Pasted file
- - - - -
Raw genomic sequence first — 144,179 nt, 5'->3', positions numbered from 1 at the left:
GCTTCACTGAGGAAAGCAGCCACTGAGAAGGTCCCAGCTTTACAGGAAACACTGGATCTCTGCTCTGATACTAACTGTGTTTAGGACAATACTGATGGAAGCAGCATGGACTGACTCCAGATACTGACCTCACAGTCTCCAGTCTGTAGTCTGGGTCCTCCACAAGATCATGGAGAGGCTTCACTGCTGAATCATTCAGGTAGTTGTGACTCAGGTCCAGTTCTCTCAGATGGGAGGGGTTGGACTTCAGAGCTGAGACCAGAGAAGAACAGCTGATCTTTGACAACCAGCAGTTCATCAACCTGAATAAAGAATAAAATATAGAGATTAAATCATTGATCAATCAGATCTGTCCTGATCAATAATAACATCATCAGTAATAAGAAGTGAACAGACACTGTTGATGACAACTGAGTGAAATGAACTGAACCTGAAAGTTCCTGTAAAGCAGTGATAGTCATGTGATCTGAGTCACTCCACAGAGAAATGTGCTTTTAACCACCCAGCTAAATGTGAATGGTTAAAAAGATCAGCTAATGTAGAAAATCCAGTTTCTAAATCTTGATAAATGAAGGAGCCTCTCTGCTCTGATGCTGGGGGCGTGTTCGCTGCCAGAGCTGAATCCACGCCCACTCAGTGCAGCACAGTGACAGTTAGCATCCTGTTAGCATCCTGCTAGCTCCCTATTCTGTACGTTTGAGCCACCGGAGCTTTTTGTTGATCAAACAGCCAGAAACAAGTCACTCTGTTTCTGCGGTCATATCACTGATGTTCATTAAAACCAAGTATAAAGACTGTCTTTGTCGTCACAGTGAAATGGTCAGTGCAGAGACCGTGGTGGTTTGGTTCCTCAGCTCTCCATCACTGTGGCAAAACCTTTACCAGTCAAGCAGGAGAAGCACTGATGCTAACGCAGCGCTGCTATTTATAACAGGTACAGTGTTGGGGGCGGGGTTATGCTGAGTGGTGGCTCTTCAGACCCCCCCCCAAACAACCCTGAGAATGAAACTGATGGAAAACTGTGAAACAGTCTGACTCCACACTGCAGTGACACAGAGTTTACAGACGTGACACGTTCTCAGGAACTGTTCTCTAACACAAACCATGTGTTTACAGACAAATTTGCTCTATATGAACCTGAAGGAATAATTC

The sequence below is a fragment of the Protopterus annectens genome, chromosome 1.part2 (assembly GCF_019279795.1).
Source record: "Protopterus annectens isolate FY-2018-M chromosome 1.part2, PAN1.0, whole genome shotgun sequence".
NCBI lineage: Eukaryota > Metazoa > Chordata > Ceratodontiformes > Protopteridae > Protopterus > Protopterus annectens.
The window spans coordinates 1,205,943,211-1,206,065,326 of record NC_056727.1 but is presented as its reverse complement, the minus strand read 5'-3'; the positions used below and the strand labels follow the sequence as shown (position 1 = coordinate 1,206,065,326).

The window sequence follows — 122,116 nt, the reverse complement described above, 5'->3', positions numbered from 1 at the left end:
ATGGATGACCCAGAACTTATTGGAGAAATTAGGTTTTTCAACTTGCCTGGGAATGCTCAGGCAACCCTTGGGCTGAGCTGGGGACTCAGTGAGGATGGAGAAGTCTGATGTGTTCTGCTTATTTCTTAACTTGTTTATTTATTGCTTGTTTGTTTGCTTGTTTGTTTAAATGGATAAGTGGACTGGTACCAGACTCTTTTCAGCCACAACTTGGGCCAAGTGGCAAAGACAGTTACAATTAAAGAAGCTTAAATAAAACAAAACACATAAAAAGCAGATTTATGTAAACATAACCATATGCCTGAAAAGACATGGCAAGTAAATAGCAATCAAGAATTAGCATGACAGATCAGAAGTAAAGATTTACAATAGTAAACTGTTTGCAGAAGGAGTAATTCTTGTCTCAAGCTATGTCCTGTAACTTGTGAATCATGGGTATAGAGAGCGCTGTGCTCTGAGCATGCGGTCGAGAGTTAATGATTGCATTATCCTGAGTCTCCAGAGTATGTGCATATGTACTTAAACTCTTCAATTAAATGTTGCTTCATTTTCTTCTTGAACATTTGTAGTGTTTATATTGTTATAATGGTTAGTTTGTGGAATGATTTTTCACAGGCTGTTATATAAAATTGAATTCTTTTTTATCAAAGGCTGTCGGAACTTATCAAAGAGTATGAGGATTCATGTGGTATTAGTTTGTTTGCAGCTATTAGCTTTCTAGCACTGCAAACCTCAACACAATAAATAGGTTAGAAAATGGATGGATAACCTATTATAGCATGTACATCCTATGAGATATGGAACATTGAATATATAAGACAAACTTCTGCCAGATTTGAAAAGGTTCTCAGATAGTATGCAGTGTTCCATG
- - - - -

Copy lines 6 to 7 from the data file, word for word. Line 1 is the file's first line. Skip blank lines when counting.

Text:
The window spans coordinates 1,205,943,211-1,206,065,326 of record NC_056727.1 but is presented as its reverse complement, the minus strand read 5'-3'; the positions used below and the strand labels follow the sequence as shown (position 1 = coordinate 1,206,065,326).

The window sequence follows — 122,116 nt, the reverse complement described above, 5'->3', positions numbered from 1 at the left end: